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ARS Home » Northeast Area » Washington, D.C. » National Arboretum » Floral and Nursery Plants Research » Research » Publications at this Location » Publication #335367

Research Project: Biotechnology Applied to High Value Ornamental Plants

Location: Floral and Nursery Plants Research

Title: Cytological changes of Easter lily (Lilium longiflorum) upon root lesion nematode (Pratylenchus penetrans) infection

Author
item Vieira, Paulo - VIRGINIA TECH
item Mowery, Joe
item Kilcrease, James - ORISE FELLOW
item Eisenback, Jonathan - VIRGINIA TECH
item Kamo, Kathryn - Kathy

Submitted to: Nematology
Publication Type: Peer Reviewed Journal
Publication Acceptance Date: 1/15/2017
Publication Date: 3/1/2017
Citation: Vieira, P., Mowery, J.D., Kilcrease, J., Eisenback, J.D., Kamo, K.K. 2017. Cytological changes of Easter lily (Lilium longiflorum) upon root lesion nematode (Pratylenchus penetrans) infection. Plant Pathology. 49:1-11.

Interpretive Summary: Lilium longiflorum cv. Nellie White, commonly known as Easter lily, is an important floral crop with an annual wholesale value of over $26 million in the U.S. The root lesion nematode (RLN), Pratylenchus penetrans, is a major pest of lily due to the significant root damage it causes. In this study we investigated nematode infection using an in vitro culture method to multiply Easter lilies and then to follow the nematode activity for 60 days. We found that a major feature of the lily response to nematode infection was the formation of necrosis, browning, and tissue death involving both root epidermis and cortical cells. Degradation of cell walls resulted in collapse of the infected cells, followed by cell death along the intracellular path of the nematode’s migration. Nematodes were never seen in the vascular cylinder as the layer of collapsed endodermal cells presumably blocked the progression of P. penetrans into this area of the roots. This study presents the first detailed cytological characterization of P. penetrans infection of Easter lily plants and will provide both scientists and growers with a better understanding of the process involved in root lesion nematode infection of flower bulb crops.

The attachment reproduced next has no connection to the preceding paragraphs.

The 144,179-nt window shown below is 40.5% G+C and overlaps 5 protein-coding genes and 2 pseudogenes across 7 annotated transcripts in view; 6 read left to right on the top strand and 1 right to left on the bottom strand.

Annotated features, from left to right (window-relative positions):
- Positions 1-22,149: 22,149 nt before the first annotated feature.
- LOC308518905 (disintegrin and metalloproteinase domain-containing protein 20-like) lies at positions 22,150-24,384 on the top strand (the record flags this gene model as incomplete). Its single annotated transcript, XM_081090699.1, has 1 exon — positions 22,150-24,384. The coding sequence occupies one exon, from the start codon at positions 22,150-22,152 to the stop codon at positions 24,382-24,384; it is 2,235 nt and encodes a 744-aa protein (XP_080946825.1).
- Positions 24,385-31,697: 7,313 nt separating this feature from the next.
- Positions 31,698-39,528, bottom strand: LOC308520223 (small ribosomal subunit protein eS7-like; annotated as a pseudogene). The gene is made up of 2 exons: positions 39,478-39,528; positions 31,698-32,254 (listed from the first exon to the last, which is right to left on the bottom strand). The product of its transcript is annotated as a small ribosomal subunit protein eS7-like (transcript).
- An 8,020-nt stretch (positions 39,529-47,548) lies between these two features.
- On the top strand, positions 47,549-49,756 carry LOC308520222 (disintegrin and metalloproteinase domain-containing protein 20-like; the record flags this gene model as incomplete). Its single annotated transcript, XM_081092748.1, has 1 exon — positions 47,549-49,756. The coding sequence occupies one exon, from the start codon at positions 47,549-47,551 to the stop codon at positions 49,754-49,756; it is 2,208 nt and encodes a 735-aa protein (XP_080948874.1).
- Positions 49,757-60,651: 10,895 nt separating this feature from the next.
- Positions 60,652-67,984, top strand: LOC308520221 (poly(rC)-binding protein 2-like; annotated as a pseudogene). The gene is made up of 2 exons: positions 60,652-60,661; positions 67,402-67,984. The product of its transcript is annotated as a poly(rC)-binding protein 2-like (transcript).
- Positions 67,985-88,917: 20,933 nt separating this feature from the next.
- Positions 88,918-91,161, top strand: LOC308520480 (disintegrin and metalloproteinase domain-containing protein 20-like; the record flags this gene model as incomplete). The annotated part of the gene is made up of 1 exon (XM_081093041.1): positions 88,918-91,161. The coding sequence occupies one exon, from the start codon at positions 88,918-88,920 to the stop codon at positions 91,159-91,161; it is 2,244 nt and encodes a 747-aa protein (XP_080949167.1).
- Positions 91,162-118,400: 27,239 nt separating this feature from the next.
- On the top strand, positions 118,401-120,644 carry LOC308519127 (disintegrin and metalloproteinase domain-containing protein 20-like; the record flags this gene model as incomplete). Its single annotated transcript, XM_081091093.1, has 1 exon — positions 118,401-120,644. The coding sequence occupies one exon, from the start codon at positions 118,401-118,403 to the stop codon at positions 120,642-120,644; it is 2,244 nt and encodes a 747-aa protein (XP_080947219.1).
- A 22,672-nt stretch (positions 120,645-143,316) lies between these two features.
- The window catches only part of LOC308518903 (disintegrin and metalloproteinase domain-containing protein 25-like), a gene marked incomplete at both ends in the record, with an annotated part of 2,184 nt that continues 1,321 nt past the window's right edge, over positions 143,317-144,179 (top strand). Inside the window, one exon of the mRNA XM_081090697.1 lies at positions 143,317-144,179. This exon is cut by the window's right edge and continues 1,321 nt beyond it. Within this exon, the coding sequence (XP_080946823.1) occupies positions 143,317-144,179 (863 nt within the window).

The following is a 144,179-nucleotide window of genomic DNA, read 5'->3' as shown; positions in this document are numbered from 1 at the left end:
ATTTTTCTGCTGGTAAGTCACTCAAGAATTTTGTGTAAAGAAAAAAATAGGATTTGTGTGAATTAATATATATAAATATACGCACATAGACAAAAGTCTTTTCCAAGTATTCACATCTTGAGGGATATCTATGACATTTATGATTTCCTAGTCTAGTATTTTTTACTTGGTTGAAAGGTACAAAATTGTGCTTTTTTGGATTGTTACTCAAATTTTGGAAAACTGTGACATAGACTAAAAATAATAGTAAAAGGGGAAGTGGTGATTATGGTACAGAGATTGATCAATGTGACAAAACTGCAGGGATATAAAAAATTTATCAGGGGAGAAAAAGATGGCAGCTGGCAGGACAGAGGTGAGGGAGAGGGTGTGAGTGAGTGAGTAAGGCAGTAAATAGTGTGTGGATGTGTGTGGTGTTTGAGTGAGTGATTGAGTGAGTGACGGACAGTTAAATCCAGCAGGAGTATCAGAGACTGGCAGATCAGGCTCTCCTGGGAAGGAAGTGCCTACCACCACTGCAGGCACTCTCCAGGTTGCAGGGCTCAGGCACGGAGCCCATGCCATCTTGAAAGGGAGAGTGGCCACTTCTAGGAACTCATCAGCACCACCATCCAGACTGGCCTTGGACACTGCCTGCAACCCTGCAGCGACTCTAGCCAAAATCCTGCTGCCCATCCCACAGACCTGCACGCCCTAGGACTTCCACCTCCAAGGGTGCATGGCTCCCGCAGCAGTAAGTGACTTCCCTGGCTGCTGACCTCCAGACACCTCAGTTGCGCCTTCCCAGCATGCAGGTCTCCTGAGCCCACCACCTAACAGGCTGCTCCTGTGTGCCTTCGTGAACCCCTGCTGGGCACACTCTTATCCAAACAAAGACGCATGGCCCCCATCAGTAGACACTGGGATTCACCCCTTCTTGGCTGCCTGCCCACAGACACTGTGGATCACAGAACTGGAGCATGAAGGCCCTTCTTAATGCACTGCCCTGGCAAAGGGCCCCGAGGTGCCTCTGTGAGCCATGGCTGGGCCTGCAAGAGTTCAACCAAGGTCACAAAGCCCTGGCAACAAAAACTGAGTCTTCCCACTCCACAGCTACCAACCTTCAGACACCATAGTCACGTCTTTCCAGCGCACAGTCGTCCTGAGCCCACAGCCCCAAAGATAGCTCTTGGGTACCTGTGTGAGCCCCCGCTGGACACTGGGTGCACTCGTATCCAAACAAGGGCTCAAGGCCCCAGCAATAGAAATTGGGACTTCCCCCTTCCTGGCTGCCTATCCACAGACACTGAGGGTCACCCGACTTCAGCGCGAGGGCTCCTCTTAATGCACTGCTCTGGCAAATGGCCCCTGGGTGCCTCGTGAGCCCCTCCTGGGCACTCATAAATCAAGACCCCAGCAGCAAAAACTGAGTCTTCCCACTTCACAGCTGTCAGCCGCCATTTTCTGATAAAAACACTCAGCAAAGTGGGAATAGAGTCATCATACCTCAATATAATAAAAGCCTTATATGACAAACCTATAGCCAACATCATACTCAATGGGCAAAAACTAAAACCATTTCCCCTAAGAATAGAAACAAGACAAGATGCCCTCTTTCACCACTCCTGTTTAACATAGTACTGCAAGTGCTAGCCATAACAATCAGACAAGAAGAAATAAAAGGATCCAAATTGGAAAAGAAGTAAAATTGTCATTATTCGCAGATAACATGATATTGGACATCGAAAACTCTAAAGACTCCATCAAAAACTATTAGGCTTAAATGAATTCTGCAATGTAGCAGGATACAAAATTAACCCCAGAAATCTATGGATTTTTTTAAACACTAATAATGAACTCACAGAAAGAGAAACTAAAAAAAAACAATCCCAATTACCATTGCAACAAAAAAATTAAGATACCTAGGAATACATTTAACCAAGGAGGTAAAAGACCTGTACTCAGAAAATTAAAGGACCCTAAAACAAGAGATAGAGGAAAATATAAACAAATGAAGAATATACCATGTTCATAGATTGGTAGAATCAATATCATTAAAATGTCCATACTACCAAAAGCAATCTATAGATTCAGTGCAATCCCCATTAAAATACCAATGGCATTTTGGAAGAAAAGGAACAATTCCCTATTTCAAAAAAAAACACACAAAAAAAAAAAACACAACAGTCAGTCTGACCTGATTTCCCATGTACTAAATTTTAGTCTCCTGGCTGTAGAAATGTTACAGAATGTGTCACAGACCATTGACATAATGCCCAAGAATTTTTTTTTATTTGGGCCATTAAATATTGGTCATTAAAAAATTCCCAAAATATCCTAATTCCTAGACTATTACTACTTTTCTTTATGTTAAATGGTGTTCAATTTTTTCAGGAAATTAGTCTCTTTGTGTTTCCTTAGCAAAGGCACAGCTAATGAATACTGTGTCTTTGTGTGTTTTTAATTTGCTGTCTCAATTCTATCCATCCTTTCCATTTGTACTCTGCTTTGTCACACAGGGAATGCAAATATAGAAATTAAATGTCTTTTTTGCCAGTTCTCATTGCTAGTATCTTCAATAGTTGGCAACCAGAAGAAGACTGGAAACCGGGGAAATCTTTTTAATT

Technical Abstract: Lilium longiflorum cv. Nellie White, commonly known as Easter lily, is an important floral crop with an annual wholesale value of over $26 million in the U.S. The root lesion nematode (RLN), Pratylenchus penetrans, is a major pest of lily due to the significant root damage it causes. In this study we investigated the cytological aspects of this plant-nematode interaction using bright-field light and transmission electron microscopy. We took advantage of an in vitro culture method to multiply lilies and follow the nematode infection over time. Phenotypic reactions of roots inoculated with P. penetrans were evaluated from 0 to 60 days after nematode infection. Symptom development progressed from initial randomly distributed discrete necrotic areas to advanced necrosis along entire roots of each inoculated plant. The induction and severity of symptoms could be correlated with the number of nematodes found parasitizing roots. A major feature characterizing this susceptible-host response to nematode infection was the formation of necrosis, browning, and tissue death involving both root epidermis and cortical cells. Degradation of consecutive cell walls resulted in loss of cell pressure, lack of cytoplasmic integrity, followed by cell death along the intracellular path of the nematode’s migration. RLN were never seen in the vascular cylinder as the layer of collapsed endodermal cells presumably blocked the progression of P. penetrans into this area of the roots. This study presents the first detailed cytological characterization of P. penetrans infection of Easter lily plants.